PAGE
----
America is a nation of sophisticated narrative devices. The stories generated by our various commercial voices are designed to make money, after all, and consequently know how to stick in our brains. Our movies, even the dumbest ones, are startlingly compelling, and so are our advertisements. Our pop songs are catchy and our TV dramas affecting, if not memorable. We know how to plant ideas in heads, because that's where every future financial interaction germinates.

Our military leadership also appreciates the value of seeding certain thoughts -- over the years we've dropped enough leaflets to smother bin Laden many times over. But like even the most compelling movie, TV show or advertisement, the impact of any propaganda message is limited by the legibility of its source; propaganda looks like propaganda. We sniffle at the schmaltzy ad for long-distance phone service, but we don't sob, and this is partly because we know who's behind it. Same with a cautionary TV drama about, say, drug abuse: Even at our most porous moments, we have pride enough to keep the manipulative TV people out of our inner selves.

But when there are no TV people or ad execs, when the message we're getting comes instead from our own friends, co-workers and family, we don't put up the same guard. A story received not top-down but laterally finds us powerless to limit its resonance. There's no narrative tyranny, as it were -- just folks keeping other folks apprised. What better vehicle for spreading information in hard-to-reach places?

It's not just because they're good stories that urban legends spread like wildfire; if plot were the only requirement, we'd spread just as many e-mails recounting those dopey but compelling "General Hospital" story lines. No, much of the allure seems to come from the telling itself. As folklorists point out, it can be downright empowering to help spread one of these tales, particularly when the tale bears a warning: The teller just might be saving a life. In times of war, data and heroics are both in high demand -- possibly more so than accuracy. Not only is the medium the message with urban legends, but the medium is readymade for war.

We've seen the technology work. Decades ago, a story began circulating about a young couple parked out in the woods -- those woods right over there, in fact. According to the story, things were starting to get steamy when the girl thought she heard the crunching of pine needles outside the car. The guy dismissed it, and they got back to necking. Then she heard it again, this time closer. The guy dismissed it, and they got back to necking. Finally, she heard it again and insisted that they drive away. They did, and when they got home, they found a bloody hook hanging from the door handle.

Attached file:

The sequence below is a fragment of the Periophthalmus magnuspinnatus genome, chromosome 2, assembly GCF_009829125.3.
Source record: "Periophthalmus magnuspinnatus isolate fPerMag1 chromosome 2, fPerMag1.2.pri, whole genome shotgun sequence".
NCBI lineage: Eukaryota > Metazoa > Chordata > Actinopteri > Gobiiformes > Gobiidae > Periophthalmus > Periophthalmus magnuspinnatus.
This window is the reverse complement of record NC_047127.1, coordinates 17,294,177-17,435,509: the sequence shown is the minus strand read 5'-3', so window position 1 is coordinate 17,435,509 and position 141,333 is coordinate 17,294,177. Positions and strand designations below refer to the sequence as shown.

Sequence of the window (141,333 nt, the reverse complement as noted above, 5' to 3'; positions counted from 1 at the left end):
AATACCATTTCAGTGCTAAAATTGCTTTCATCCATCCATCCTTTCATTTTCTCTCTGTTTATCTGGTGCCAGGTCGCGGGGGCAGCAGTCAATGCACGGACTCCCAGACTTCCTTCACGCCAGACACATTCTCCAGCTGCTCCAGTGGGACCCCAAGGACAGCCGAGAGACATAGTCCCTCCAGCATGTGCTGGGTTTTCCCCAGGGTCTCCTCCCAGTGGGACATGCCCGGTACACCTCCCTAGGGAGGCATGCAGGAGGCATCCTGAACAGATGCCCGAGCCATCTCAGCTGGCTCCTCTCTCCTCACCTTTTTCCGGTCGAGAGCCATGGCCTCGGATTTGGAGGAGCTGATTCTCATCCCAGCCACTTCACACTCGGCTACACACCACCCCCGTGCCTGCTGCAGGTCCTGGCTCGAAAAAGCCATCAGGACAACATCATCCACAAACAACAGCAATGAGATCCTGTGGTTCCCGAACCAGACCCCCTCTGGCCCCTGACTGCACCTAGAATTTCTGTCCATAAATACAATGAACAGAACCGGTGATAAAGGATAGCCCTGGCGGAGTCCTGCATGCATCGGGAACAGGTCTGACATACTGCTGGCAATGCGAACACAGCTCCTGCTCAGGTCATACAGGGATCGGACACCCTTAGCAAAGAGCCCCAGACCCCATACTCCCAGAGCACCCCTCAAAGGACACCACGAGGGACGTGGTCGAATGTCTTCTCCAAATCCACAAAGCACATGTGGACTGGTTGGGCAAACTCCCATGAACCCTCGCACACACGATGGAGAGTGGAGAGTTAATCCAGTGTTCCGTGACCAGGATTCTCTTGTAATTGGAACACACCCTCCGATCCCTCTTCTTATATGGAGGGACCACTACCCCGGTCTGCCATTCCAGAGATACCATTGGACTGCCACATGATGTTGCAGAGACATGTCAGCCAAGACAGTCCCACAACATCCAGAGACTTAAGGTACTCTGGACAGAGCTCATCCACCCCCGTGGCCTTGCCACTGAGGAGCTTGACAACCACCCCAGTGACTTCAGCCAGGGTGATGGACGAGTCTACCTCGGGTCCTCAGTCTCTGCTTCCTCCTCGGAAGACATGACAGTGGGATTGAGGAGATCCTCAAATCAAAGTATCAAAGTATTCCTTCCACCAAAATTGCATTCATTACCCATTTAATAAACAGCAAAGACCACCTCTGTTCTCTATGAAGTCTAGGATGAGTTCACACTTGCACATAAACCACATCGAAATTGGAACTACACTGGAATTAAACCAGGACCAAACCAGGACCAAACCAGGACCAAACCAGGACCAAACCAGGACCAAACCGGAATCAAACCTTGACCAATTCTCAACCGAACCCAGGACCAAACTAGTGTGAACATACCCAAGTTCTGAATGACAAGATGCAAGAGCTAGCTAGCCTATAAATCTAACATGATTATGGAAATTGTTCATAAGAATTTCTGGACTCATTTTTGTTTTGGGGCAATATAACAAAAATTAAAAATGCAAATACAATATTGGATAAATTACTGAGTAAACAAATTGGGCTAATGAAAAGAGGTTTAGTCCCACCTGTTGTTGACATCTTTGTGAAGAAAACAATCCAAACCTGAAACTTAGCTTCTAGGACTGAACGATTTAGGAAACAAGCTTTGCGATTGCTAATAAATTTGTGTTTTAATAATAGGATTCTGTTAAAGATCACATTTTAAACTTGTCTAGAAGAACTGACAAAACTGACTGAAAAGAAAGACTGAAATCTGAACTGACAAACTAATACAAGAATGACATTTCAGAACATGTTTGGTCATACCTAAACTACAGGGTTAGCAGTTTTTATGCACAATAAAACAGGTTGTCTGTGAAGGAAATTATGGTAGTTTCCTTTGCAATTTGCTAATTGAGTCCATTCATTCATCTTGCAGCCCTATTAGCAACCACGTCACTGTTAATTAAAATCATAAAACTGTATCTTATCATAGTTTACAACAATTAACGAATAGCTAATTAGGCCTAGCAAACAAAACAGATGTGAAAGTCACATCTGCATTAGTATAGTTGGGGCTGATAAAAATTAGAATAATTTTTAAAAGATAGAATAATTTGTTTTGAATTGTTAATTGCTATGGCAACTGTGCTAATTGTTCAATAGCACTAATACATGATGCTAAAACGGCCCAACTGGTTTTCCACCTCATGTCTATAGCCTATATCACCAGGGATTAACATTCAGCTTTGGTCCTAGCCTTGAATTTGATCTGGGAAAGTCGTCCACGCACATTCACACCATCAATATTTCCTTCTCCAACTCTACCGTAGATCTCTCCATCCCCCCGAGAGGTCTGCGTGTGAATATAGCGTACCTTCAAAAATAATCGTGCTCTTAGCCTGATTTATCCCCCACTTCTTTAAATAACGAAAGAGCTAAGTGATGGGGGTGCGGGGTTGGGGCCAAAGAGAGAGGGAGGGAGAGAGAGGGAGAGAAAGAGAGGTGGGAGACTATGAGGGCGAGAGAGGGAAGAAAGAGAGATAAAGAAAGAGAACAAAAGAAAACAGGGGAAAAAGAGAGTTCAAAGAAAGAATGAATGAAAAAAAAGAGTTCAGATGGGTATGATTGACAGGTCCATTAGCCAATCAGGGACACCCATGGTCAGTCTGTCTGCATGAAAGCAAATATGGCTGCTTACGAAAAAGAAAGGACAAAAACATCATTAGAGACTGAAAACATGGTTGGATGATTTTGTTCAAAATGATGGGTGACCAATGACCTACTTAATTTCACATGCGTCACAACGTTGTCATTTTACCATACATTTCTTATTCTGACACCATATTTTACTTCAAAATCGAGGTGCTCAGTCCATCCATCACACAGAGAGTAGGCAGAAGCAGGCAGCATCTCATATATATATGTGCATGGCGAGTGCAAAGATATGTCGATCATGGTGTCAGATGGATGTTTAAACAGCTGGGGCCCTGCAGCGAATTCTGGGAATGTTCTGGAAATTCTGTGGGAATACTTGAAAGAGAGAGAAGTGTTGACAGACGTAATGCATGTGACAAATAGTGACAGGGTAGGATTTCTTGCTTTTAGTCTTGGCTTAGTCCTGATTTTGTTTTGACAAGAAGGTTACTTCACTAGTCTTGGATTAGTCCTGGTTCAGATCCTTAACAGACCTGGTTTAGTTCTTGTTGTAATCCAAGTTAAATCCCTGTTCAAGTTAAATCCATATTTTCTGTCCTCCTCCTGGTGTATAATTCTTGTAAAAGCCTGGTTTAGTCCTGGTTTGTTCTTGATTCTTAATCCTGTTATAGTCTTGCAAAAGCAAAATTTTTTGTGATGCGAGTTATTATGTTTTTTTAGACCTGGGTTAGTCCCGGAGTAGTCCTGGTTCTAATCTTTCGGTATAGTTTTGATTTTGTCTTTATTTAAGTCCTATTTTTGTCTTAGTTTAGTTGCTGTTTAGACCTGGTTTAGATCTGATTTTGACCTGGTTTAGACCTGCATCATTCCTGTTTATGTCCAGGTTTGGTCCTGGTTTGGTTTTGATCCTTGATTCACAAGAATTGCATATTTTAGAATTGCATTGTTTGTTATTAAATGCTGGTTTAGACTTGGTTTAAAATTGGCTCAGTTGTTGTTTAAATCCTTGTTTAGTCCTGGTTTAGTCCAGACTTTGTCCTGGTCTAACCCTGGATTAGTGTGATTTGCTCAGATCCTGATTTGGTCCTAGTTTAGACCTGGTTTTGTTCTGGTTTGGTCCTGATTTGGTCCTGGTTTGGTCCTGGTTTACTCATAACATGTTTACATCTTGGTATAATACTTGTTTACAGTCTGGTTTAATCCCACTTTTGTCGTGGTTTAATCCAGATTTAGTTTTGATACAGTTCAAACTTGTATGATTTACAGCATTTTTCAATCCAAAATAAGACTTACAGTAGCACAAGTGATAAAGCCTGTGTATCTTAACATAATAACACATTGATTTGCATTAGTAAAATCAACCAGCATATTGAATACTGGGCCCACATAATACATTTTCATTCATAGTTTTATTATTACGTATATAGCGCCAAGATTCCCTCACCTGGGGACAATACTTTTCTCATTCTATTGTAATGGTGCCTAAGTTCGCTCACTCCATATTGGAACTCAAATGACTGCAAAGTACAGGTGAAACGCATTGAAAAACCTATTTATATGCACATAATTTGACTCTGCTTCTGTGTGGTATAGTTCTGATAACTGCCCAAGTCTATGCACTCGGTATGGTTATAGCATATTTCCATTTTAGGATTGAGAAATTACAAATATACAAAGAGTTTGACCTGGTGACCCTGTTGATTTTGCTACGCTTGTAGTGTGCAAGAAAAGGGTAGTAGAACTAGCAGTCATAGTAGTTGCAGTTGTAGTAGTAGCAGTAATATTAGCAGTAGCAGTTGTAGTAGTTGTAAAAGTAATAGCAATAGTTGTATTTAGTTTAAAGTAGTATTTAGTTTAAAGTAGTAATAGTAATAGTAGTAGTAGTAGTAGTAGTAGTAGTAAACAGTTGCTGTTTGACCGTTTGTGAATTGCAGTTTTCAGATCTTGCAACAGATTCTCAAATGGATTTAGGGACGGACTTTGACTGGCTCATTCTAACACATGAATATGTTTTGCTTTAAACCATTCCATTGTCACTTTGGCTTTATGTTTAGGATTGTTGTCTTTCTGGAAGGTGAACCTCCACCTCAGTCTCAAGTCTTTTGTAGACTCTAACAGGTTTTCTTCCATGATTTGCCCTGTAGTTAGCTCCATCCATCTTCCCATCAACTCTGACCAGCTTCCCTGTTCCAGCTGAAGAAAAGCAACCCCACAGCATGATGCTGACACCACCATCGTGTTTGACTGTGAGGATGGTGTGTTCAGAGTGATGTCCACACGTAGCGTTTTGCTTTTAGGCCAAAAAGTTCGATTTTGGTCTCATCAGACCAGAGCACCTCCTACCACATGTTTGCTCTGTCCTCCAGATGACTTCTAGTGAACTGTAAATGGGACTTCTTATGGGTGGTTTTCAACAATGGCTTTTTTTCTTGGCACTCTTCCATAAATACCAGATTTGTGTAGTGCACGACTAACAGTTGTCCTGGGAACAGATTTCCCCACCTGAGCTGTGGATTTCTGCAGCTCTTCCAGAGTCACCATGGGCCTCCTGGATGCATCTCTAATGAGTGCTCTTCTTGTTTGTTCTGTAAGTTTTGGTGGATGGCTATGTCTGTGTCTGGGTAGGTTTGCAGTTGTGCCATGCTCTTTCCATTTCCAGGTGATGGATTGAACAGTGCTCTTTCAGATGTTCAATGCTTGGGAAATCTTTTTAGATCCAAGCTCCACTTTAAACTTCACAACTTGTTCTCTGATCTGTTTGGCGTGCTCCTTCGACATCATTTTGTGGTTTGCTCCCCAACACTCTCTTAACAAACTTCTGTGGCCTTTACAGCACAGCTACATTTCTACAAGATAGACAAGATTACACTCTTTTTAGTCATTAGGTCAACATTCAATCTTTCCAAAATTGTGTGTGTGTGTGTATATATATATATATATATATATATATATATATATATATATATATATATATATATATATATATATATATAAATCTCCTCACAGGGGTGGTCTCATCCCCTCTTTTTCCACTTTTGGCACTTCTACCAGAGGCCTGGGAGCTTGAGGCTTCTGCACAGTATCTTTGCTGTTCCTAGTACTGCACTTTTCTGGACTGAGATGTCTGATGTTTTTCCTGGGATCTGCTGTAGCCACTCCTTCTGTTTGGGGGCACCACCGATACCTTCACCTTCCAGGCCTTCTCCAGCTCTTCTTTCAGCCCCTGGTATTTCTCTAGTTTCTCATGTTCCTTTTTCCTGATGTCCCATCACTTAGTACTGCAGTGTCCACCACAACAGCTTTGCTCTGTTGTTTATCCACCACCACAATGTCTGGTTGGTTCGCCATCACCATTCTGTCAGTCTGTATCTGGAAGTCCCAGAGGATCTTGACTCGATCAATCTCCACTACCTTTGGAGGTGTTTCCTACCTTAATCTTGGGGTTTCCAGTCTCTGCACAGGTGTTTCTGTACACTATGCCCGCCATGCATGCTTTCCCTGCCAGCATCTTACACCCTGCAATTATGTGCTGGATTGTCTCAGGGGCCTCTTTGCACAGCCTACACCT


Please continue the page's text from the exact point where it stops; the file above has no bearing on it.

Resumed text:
The primary function of the hook story, like all urban legends, is to entertain. The tacit function, however, is to nip necking in the bud: We tell the hook story at campfires and chances are, we don't pause over its cautionary implications. But the work of the message has been done, and it's not hard to imagine at least one pair of young lovers thinking twice before easing the Chevy into the evergreens.

It's no coincidence that the girl's chastity saved her life -- these tales almost always conflate morality with horror, or in other cases, good fortune. An ordinary decision is made (let's drive away, I should lend the Arab a dollar, etc.), and the consequences inevitably prove extraordinary. Real life rarely entails such immediate reciprocity, but in the fantastic universe of simple moral fables, instant karma will actually get you.

Just as appealing as a clear and knowable moral world are the bones beneath it. Successful urban legends, like all memorable allegories, rely on a few dependable narrative devices. In the bloody hook story, we remember the pine needles. At the 7-11, we remember the terrorist's eerily insistent gratitude, his waiting in the parking lot. In every legend, there's something we're left chewing on, long after the telling. Having gained entrance with an initial bit of intimacy -- all begin by establishing the reassuringly brief chain of origin -- the story proceeds to put its hook in us, so to speak.

As with smallpox, dissemination of our strategic urban myths would be carried out by the targets themselves, oblivious to what they're spreading. What starts with an e-mail in Brussels, or a whisper in Peshawar, will move over borders and into caves faster than we can load peanut butter into cargo holds.

It's time for Washington's idea people to study the conventions of the urban legend and crank out a few of their own: stories about misfiring Stinger missiles, creepy noises outside caves, perhaps even bin Laden and a gerbil. These fables can exaggerate our intelligence capabilities, expand on a few frightening prison myths and reward the virtues of a gentle, terror-free life. Indeed, they can be positive, too: The West isn't evil after all. We have our own black-eyed virgins, e-mail chain letters can solve cancer and in American convenience stores, strangers lend you money. In fact it happened just the other day.

By Chris Colin

Chris Colin is the author most recently of "Blindsight," published by the Atavist.